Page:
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About  the Minerals Heritage Museum Qyartz crystals, Torrington, NSW

Why do we need a Minerals Heritage Museum?

Chalcedony from Gatton  area, south-east Queensland.
Chalcedony from Gatton area, south-east Queensland.

Minerals Heritage Museum

Display location:
Queensland Museum
Southbank, Brisbane, Queensland, Australia
(Mezzanine Floor)

Display Hours:
Open daily from 9.30am - 5.00pm. Closed Good Friday, Christmas Day & Boxing Day. Open ANZAC Day from 1.30 pm.

General admission: Free.

About the museum
History of the MHM
Aims of the MHM
The MHM Trustees

About the museum
History of the MHM
Aims of the MHM
The MHM Trustees

If you want to view mineral and crystal specimens in Queensland, you have very few options available to you. With Queensland's secondary school curriculum now including earth sciences modules, it is more important than ever to educate our young about these wonders of nature, and to do that we need a resource like the Minerals Heritage Museum.

Minerals are naturally occurring elements, or compounds of elements, that each have a unique composition and internal crystal structure. Over 5,000 minerals have been identified by science, but the vast majority of these are either microscopic or quite nondescript to look at. The very best mineral specimens however, are extremely rare, beautiful and unique objects that look almost too supernatural to be a product of nature. Gems and precious stones are cut and polished examples of some of these beautiful minerals that humans have used to adorn themselves with for thousands of years.  

Erythrite from Mt Cobalt,  north-west Queensland
Erythrite from Mt Cobalt, north- west Queensland
(MHM specimen #60).

Queensland has a rich history of mining, and for over 100 years many beautiful mineral specimens made their way into the collections of the Queensland Museum, Queensland Geological Survey and the University of Queensland from rich the mining towns of Gympie, Charters Towers, Cloncurry and Mt Isa.  

What happened to Queensland's mineral heritage?
Unfortunately, due in part to a lack of funding, changing institutional focus and an absence of curation, a wonderful and rare public resource was eventually sold, damaged, pilfered and lost before being eventually removed from public view. Once the Queensland Museum moved to Southbank, and the University of Queensland's Geological Museum closed, there were no longer any decent displays of minerals open to public viewing in Queensland. Historic collections, now uncurated and uncared for, lapsed into disarray. Valuable and irreplaceable specimens were damaged, disappeared or even destroyed in the Brisbane floods of 1974.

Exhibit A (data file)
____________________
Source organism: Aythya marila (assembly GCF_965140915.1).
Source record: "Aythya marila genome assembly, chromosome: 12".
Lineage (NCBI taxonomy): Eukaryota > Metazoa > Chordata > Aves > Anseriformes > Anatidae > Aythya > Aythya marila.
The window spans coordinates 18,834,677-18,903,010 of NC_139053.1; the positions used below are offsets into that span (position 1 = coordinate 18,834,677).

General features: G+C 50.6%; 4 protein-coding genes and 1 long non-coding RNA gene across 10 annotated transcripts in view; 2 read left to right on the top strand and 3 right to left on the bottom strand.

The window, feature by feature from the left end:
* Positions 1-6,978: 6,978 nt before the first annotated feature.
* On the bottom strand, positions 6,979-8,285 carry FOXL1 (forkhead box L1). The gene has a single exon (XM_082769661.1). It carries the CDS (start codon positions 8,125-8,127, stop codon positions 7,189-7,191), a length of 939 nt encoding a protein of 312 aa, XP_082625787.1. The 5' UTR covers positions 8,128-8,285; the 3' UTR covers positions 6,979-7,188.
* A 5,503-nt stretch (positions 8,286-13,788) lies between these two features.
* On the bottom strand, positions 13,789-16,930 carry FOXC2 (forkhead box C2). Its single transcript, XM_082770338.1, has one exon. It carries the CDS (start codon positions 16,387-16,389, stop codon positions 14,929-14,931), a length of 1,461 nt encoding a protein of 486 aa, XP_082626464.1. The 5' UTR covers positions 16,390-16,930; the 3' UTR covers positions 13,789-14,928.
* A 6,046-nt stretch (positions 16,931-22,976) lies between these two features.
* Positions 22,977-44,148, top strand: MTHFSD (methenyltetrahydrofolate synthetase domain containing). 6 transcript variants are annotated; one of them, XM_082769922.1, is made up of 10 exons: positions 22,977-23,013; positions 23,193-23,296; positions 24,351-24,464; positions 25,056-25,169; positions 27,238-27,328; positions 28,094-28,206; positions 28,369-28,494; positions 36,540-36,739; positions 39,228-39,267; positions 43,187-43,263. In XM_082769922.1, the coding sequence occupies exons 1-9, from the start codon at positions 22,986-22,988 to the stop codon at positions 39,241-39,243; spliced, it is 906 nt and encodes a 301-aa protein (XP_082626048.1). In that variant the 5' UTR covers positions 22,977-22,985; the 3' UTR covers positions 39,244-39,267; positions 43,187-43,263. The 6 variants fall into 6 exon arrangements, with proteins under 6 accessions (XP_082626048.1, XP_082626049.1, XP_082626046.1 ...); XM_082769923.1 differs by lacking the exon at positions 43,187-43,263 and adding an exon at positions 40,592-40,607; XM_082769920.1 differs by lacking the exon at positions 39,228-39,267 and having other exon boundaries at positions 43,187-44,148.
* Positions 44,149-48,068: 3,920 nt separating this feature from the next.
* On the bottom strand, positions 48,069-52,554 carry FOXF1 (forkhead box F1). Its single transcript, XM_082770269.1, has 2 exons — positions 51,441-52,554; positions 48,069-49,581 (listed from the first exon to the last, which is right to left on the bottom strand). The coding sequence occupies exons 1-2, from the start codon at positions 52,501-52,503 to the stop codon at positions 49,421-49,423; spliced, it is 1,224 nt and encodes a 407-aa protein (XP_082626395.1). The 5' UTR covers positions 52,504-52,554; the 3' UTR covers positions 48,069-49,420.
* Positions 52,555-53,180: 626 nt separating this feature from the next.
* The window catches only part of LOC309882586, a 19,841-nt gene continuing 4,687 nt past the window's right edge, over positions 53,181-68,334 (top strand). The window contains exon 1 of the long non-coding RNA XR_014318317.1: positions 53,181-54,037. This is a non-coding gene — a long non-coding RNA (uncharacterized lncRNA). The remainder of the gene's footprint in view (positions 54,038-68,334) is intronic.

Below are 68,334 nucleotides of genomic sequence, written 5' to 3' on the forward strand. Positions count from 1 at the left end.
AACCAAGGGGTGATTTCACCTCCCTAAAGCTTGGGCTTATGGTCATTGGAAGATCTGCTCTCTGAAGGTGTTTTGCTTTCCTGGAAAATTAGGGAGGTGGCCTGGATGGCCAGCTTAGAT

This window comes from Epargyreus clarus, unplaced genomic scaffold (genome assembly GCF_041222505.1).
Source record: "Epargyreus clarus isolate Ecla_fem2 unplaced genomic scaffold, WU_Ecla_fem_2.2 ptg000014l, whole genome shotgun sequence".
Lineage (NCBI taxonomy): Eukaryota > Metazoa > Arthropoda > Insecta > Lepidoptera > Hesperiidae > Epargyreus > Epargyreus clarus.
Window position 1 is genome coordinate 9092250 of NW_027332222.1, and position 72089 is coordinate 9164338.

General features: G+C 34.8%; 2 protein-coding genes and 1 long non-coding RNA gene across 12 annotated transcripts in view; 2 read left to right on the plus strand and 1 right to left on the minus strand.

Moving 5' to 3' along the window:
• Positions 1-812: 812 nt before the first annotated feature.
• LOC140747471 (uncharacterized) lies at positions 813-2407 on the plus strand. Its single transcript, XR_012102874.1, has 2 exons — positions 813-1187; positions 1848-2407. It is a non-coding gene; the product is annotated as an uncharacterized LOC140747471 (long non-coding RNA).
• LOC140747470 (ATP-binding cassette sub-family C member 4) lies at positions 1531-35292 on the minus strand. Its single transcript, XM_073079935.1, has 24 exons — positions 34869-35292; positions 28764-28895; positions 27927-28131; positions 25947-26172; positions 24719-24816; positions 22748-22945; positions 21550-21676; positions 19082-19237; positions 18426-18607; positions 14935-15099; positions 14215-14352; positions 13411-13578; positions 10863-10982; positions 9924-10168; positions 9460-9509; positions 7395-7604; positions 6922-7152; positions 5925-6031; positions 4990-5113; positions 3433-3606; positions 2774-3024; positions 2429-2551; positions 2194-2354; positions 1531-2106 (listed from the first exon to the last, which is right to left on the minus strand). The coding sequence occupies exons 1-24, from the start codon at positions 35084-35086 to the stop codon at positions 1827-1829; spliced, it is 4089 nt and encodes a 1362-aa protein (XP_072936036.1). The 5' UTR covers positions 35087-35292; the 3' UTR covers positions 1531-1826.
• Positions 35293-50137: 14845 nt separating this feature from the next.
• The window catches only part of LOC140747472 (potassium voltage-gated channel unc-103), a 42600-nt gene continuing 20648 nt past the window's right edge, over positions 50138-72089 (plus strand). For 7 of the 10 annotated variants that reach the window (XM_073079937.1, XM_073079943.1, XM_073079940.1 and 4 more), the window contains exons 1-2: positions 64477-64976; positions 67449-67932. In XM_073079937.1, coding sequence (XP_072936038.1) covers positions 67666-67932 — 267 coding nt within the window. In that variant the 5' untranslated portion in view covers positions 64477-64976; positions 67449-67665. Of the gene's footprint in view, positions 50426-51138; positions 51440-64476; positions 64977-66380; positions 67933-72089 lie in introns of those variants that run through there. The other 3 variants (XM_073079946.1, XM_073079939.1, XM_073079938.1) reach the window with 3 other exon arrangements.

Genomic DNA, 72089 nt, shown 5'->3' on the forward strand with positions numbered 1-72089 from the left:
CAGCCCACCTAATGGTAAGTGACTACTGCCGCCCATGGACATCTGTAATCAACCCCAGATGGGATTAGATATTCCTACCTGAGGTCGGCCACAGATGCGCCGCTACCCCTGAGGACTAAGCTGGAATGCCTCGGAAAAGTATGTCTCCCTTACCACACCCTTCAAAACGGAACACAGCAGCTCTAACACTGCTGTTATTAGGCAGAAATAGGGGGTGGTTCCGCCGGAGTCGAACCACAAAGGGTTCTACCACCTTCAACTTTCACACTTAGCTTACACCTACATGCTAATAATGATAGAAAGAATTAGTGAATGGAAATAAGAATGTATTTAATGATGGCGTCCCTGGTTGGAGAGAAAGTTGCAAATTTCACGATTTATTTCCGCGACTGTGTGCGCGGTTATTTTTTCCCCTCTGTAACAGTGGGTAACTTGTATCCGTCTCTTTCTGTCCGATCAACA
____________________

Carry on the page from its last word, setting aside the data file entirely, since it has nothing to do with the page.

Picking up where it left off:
The Mineralogical Society of Queensland forms the Museum
Recognising this vacuum, the members of the Mineralogical Society of Queensland set about creating our own museum, the Minerals Heritage Museum in 1987, with the ultimate aim of assembling and displaying a collection of finely crystallised mineral specimens open to the public in Queensland.

In the beginning the museum was but a dream for the future. It had no specimens and no display venue, but it had a great vision for what was required. A lot of effort was put in early so that the MHM gained approval from the Australian Taxation Office to operate as a not-for-profit body with tax deductibility status under the Cultural Gifts Program. The MHM saw this as an important avenue to gain the aid we required if we were to be taken seriously by serious collectors and mining companies. We made our prime aim to focus on Australian and Queensland minerals in particular, and to then concentrate on education, beauty and aesthetics when assembling the mineral collection. An administration by a Deed of Trust, and four trustees who attract no remuneration, was put in place. Follow this link to read more about the history of the MHM.

The Museum's Brisbane display
Our first curator, the late Ron Young, worked tirelessly to see the first permanent MHM display opened by the Chairman of Enertrade, Bernard Rowley, in 2004. The collection has grown considerably from purchases and donations by companies and individuals to now consist of over 700 mineral specimens. The very best of these specimens are displayed in five large display cabinets located within the Queensland Museum at Southbank, Brisbane. Although not large physically, it is by far and away, the finest mineral display in south-east Queensland.

~ Preserving Australia's Mineral Heritage ~
Copyright MHM 2015 - The Minerals Heritage Museum is a not-for-profit institution based in Brisbane.